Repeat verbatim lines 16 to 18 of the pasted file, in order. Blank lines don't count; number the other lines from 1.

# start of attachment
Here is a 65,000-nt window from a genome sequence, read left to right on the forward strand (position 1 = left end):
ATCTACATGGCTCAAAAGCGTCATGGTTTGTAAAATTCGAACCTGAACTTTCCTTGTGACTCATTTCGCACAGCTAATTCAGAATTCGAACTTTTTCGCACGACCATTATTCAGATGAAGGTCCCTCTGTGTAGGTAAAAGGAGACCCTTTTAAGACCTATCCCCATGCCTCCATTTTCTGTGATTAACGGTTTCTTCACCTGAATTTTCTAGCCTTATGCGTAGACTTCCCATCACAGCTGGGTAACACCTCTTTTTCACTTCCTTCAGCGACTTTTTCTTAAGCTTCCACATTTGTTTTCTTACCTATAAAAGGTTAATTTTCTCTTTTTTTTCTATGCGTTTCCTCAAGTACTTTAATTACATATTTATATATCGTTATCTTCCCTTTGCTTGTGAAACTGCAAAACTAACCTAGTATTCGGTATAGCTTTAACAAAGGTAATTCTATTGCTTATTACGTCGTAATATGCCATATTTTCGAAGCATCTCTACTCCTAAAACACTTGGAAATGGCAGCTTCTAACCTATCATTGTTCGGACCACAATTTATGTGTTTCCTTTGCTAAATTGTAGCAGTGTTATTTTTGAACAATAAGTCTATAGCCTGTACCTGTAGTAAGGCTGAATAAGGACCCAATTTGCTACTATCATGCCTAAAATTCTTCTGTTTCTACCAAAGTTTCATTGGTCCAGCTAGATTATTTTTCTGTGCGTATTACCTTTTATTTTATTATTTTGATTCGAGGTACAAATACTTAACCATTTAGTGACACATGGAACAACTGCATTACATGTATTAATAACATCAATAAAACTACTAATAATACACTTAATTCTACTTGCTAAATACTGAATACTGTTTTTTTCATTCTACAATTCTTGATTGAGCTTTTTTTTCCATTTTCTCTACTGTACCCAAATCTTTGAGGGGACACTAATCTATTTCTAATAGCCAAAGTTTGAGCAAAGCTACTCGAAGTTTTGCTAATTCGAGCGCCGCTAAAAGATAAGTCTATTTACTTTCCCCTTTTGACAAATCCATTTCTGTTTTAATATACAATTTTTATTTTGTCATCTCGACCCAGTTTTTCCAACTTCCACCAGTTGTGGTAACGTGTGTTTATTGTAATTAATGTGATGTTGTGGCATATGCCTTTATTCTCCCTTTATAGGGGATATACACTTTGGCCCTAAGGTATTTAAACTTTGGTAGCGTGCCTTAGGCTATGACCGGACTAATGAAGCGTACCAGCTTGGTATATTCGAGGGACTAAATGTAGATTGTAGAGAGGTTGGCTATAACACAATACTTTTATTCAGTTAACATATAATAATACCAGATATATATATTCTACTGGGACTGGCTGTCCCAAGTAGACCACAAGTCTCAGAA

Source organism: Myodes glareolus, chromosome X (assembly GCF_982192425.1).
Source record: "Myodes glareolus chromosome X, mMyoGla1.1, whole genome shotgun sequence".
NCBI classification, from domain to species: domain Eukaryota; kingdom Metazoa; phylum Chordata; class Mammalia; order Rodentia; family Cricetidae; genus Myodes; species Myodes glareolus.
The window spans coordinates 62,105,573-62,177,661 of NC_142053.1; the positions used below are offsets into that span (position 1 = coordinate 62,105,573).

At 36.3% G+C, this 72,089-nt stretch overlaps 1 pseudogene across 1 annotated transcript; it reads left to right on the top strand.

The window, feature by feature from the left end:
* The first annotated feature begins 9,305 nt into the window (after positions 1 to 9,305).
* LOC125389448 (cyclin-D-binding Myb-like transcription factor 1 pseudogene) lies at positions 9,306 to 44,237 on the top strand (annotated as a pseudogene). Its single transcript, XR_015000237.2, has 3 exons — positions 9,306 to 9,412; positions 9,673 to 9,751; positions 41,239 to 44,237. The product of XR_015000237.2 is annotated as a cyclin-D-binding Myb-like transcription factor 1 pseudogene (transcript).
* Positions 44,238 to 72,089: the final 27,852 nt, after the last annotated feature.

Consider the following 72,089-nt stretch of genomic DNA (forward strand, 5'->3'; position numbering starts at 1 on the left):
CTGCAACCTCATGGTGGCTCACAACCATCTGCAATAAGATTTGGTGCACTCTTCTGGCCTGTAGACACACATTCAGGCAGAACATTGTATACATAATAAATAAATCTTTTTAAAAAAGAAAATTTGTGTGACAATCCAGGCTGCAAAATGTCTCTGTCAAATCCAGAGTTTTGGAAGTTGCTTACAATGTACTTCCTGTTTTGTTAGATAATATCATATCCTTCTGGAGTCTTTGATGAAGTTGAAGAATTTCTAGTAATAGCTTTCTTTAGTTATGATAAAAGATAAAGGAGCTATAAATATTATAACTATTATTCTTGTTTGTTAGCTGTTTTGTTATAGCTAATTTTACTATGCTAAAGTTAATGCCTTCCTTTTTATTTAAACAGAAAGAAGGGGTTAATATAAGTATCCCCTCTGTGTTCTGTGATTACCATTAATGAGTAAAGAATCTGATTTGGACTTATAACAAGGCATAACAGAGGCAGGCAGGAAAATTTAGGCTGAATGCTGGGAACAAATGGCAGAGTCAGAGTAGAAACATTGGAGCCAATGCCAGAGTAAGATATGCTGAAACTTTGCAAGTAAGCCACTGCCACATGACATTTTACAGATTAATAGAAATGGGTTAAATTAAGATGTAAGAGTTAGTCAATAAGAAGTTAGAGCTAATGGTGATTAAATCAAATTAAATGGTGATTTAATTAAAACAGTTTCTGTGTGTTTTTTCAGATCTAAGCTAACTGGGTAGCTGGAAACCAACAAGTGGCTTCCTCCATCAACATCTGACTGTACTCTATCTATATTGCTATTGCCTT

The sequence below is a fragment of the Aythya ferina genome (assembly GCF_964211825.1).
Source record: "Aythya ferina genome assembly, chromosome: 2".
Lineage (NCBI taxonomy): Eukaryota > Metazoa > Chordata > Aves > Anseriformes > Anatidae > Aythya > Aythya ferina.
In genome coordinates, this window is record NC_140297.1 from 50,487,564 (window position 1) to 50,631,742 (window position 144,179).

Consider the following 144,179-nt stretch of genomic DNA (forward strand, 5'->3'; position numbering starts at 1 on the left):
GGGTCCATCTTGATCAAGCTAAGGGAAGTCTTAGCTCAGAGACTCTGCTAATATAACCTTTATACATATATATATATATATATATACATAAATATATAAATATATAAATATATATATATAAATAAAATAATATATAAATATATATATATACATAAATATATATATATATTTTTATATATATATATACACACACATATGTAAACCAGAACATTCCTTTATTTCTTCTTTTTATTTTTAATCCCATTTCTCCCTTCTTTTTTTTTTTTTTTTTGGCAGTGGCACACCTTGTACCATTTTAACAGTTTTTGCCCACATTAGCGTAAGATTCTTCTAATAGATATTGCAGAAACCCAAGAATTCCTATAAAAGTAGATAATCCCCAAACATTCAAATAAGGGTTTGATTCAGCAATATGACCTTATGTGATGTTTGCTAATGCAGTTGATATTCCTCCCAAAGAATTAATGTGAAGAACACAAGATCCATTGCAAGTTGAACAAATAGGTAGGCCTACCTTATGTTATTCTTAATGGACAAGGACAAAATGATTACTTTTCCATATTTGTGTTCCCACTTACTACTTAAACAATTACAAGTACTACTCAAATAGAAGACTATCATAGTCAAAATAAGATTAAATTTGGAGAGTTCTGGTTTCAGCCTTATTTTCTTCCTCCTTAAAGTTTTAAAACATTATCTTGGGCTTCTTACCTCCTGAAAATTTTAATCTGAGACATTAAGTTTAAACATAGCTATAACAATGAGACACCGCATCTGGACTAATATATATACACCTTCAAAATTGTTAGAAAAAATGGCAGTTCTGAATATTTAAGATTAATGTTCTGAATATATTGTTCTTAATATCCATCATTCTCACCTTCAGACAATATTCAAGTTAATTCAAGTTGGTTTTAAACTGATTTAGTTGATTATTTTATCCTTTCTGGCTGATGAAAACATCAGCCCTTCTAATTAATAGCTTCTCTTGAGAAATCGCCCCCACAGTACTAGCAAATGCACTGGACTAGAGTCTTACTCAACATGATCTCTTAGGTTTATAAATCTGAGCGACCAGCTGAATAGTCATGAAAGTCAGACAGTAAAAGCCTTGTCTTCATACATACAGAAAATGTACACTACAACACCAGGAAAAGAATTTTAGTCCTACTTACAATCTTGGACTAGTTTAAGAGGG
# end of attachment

Lineage (NCBI taxonomy): Eukaryota > Metazoa > Chordata > Aves > Anseriformes > Anatidae > Aythya > Aythya ferina.
In genome coordinates, this window is record NC_140297.1 from 50,487,564 (window position 1) to 50,631,742 (window position 144,179).

Consider the following 144,179-nt stretch of genomic DNA (forward strand, 5'->3'; position numbering starts at 1 on the left):